NDAA

Exclusive: Obama Would Veto Defense Bill Over Discrimination Issue
$600 billion-plus NDAA may hinge on contracting provision

President Barack Obama is prepared to veto the fiscal 2017 defense authorization bill if it includes a provision that the White House believes would allow some forms of discrimination in federal contracting.

So said senior administration officials at a White House meeting Monday of groups that oppose the provision, according to participants in the conclave who requested anonymity to talk about it.

Democrats Draw Line Over LGBT Provision in Defense Authorization Bill
Senate Democrats strongly oppose amendment they say would allow for discrimination

Supporters of gay marriage demonstrate outside the Supreme Court in April 2015. Senate Democrats say an amendment to the defense authorization bill could upend President Barack Obama’s executive order barring federal contractors from discriminating against LGBT people. (Bill Clark/CQ Roll Call file photo)

Senate Democrats and the White House are drawing a line in negotiations over the defense authorization bill, signaling strong opposition to a provision they say would allow for discrimination based on sexual orientation and gender identity. 

The issue has emerged as one of the hurdles in the negotiations over the National Defense Authorization Act. An amendment added to the House version of the bill would expand protections and exemptions to “any religious corporation, religious association, religious educational institution, or religious society” that receives a federal contract.

Biden's 'Expectation' Is Obama Will Close Gitmo Prison
GOP lawmakers have blocked previous attempts to shutter detention center

Vice President Joseph R. Biden Jr. with Democratic presidential nominee Hillary Clinton at a rally in Scranton, Pennsylvania, on Aug. 15. In Sweden on Thursday, Biden issued a renewed vow to close Guantanamo. (Tom Williams/CQ Roll Call)

Vice President Joseph R. Biden Jr. said Thursday he still expects that the U.S. military prison at Guantanamo Bay, Cuba, will close before the Obama administration leaves office in January.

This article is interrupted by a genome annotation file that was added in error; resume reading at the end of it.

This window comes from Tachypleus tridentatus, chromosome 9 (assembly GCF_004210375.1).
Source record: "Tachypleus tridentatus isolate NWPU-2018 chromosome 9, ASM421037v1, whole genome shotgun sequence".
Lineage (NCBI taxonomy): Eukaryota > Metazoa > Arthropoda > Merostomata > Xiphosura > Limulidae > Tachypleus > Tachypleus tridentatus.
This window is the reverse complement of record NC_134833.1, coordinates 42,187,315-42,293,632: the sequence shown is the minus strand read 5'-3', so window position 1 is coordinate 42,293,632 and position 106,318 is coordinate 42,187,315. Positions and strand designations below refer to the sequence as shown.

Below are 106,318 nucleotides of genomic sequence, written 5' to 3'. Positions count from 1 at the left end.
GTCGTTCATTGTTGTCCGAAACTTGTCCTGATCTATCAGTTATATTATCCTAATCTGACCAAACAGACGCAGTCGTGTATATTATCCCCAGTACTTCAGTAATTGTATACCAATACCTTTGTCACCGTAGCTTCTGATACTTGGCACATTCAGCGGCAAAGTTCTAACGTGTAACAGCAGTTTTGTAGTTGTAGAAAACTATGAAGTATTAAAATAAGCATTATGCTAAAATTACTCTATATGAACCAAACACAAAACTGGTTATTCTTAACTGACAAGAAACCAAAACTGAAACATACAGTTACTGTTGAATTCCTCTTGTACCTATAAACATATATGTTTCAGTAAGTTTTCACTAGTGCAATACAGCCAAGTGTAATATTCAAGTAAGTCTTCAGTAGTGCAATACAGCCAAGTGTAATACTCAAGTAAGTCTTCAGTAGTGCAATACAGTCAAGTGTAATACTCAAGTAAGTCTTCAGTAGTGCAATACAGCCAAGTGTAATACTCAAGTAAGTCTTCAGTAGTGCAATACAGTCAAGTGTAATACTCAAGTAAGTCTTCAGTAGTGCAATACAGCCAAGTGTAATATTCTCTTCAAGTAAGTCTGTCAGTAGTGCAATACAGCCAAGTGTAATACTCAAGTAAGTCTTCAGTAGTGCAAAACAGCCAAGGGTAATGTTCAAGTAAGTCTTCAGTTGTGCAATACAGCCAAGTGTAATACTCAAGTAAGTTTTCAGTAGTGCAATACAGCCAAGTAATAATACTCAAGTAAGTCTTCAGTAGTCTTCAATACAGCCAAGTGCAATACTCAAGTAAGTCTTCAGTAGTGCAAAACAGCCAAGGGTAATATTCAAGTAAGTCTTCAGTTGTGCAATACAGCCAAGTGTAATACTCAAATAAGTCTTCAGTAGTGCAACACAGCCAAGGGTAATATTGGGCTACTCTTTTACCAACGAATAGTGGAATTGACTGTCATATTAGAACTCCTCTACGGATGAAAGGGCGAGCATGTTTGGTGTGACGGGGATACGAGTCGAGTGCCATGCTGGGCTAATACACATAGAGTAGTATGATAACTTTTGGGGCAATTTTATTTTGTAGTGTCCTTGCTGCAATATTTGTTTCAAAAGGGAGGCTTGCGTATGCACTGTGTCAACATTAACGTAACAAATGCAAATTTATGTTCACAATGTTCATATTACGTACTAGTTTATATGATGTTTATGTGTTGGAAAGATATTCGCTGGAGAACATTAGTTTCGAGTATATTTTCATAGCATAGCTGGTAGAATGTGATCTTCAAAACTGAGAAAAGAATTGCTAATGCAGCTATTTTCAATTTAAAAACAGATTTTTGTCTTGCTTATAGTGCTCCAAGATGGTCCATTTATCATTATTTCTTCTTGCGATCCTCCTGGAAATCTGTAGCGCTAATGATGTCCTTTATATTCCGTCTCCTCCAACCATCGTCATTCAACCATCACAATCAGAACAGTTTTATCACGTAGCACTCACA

"That is my hope and expectation," Biden said during a press conference in Sweden.

How Cruz the Outsider Won Purple Hearts for Fort Hood Victims

The U.S. flag flew at half staff over the U.S. Capitol in honor of the victims of the 2009 shooting at Ft. Hood in Texas. (Photo by Scott J. Ferrell/Congressional Quarterly File Photo)

Updated 7:40 p.m. | On Ted Cruz's Senate office wall hangs a framed copy of one of the Texas Republican's proudest legislative accomplishments. And like the outsider persona he touts on the presidential campaign trail, Cruz eventually voted against the bill that made it happen.  

Cruz added an amendment to the National Defense Authorization Act last year in the Armed Services committee that ultimately awarded the Purple Heart to victims of the 2009 massacre at the Fort Hood military facility in Texas. Thirteen people were killed and more than 30 injured.  

Defense Bill Far From a Sure Thing in the Senate

McCain and Reed are at odds over the NDAA. (Bill Clark/CQ Roll Call File Photo)

With opposition on the left gaining momentum, the Senate will consider this week the conference report for the annual defense authorization measure.  

Democrats haven’t said they’d filibuster, but the White House last week issued a veto threat , only 37 Democrats supported the measure in the House, and the Senate Armed Services Committee ranking member Jack Reed, D-R.I., refused to sign off on the conference report. The issue is the use of emergency war funding — Overseas Contingency Operations — to circumvent Budget Control Act-mandated spending caps, which Democrats write off as a “budget gimmick.”  

McCain Eager to Finish Defense Bill, but Amendment Landmines Remain

McCain hopes to complete work on the defense bill. (Bill Clark/CQ Roll Call)

The defense policy bill could get off the Senate floor this week the easy way — or the hard way.  

Senators will enter their third partial week of floor debate on the National Defense Authorization Act when they return Monday, with a key vote to limit debate on the measure occurring Tuesday morning unless there is an agreement to change the schedule.  

Senate Will Review Militarization of Police in Defense Bill, Levin Says

(Tom Williams/CQ Roll Call File Photo)

The chairman of the Senate Armed Services Committee will look into the program that provides Pentagon surplus to local police before the full Senate considers the next defense authorization.  

The Armed Services panel has already approved the fiscal 2015 defense programs bill for Senate floor consideration, and staff for Chairman Carl Levin, D-Mich., and ranking member James M. Inhofe, R-Okla., are working over the August recess to try and develop a defined universal set of amendments to set up for floor consideration.  

Rep. Denham to Continue to Push for ENLIST Act in NDAA

Rep. Jeff Denham, R-Calif. (Douglas Graham/Roll Call File Photo)

The Republican leadership of the House has signaled its intent to block consideration of any immigration-related amendments to the National Defense Authorization Act this week, but Rep. Jeff Denham, R-Calif., hasn't given up — yet.  

Denham, who caused a stir last month by pledging to force a House vote on an amendment to the NDAA that would create a legal status pathway to undocumented immigrants who served the military — the so-called ENLIST Act — has filed that amendment with the House Rules Committee, which was set to meet Monday evening to determine whether to allow that amendment, and countless others, to be subject for debate. Denham is also asking the Rules Committee to allow consideration of an amendment that would call upon the secretary to Defense to compile a report on the number of undocumented immigrants who have, since 2000, enlisted in the military and gone onto obtain citizenship.